Amazon is increasing the revenue split for newspapers and magazines sold through its Kindle electronic bookstore.
Amazon said late Monday that starting on December 1, publishers will earn 70 percent of the retail price minus delivery costs for each newspaper or magazine sold in the Kindle store.
Amazon did not reveal the previous revenue split for newspapers and magazines but the online retail giant has come in for criticism from some publishers.
James Moroney, publisher and chief executive of The Dallas Morning News, told a US Senate hearing in May of last year that Amazon was demanding 70 percent of subscription revenue.
Amazon also announced the beta, or test, release of a "Kindle Publishing for Periodicals" tool which allows publishers to more easily add their newspaper or magazine to the Kindle store.
"We are constantly working at improving the Kindle magazine and newspaper experience for both customers and publishers," Peter Larsen, director of Kindle periodicals, said in a statement.
"Building on the recent introduction of Wi-Fi-enabled Kindles and the upcoming availability of newspapers and magazines on Kindle Apps, we're pleased to add an increased revenue share and a great new tool for making Kindle better and easier than ever for publishers," Larsen said.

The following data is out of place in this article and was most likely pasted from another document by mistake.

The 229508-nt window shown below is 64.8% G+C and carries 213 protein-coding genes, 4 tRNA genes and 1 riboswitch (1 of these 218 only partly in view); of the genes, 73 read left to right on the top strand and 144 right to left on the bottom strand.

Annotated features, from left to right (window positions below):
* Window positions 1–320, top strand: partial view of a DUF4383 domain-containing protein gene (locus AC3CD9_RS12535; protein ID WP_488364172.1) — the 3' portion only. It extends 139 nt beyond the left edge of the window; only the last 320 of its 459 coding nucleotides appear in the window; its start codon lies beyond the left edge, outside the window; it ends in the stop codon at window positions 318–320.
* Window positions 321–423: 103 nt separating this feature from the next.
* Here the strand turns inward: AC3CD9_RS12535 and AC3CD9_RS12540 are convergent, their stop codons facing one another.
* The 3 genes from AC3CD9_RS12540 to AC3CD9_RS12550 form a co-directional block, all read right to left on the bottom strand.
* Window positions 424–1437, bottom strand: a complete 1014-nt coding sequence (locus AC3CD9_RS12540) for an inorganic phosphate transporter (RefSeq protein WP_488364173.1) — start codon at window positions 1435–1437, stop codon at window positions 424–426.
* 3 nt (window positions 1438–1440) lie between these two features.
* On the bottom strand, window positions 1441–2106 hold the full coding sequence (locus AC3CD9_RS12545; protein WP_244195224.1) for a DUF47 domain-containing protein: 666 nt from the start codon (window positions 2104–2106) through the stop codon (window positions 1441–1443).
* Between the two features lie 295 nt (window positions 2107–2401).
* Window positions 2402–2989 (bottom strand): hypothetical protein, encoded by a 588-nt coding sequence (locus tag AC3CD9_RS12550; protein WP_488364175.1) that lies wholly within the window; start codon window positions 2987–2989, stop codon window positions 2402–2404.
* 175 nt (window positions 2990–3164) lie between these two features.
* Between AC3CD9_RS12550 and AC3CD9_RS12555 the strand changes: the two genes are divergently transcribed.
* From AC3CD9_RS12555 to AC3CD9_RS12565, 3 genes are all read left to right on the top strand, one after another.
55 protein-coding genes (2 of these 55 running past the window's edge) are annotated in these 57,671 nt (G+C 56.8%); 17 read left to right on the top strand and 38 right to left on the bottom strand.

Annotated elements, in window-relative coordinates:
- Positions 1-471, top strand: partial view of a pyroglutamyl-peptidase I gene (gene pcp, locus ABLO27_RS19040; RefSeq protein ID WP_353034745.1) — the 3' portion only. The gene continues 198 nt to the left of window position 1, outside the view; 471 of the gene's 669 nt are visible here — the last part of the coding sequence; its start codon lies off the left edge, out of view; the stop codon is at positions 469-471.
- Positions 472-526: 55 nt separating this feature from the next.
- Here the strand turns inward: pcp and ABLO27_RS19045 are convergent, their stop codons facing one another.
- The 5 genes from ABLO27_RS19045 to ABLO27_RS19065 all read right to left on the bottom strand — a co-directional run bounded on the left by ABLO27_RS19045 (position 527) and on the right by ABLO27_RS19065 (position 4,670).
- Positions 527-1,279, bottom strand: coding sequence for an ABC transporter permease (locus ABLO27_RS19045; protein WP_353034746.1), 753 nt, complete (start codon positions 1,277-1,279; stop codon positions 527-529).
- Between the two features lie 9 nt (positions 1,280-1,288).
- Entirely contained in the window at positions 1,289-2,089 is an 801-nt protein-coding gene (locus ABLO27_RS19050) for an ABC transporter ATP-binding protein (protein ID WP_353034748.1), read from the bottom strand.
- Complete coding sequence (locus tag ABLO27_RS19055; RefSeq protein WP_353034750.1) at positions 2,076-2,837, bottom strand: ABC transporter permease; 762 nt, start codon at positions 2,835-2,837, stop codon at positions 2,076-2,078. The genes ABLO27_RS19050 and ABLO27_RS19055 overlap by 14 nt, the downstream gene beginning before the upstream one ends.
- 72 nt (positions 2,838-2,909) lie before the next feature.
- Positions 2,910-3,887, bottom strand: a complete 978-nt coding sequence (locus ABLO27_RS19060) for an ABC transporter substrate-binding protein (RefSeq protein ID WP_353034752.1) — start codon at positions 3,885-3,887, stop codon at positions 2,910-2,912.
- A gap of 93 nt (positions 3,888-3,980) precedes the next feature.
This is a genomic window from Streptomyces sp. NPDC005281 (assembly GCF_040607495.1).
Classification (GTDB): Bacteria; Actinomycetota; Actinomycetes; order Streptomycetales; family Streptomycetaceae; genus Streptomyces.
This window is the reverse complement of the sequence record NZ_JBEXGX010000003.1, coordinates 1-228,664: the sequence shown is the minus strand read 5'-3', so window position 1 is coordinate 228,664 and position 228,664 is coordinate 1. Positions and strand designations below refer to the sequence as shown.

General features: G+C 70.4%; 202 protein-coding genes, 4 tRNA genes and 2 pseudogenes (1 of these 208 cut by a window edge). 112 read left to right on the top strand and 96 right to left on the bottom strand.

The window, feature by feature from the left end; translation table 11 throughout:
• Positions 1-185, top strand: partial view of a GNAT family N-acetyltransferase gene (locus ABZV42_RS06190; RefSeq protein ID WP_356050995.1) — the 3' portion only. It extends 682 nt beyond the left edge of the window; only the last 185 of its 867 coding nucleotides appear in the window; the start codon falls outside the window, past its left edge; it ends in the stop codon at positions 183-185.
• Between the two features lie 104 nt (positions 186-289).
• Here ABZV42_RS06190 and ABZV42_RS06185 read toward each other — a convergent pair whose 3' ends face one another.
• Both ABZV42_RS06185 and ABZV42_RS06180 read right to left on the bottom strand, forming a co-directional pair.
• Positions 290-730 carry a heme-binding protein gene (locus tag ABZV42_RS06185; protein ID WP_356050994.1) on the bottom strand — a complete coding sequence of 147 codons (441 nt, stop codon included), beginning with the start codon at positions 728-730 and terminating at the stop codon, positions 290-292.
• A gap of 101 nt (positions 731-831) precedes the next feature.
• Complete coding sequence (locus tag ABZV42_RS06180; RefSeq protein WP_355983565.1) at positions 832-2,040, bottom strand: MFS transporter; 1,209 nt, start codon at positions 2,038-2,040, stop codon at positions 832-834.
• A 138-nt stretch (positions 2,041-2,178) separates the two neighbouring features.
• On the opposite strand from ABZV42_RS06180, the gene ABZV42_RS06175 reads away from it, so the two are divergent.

Amazon said that for newspapers and magazines to qualify for the 70-percent royalty terms, the publications must be able to be read on all Kindle devices and applications built for devices such as Apple's iPhone and the Blackberry.
It said the new revenue split does not apply to blog publishers "because existing terms are generally more advantageous for them."
Amazon's new 70-30 revenue split puts it in line with what Apple shares with developers of applications for its App Store and with newspaper and magazine publishers.
Amazon cut the price of the Kindle in July and revamped the line in the face of a threat in the e-reader market from Apple's iPad and companies such as Sony and bookstore Barnes & Noble, which also offer e-readers.
Explore further: Smartphone domination pretty close to complete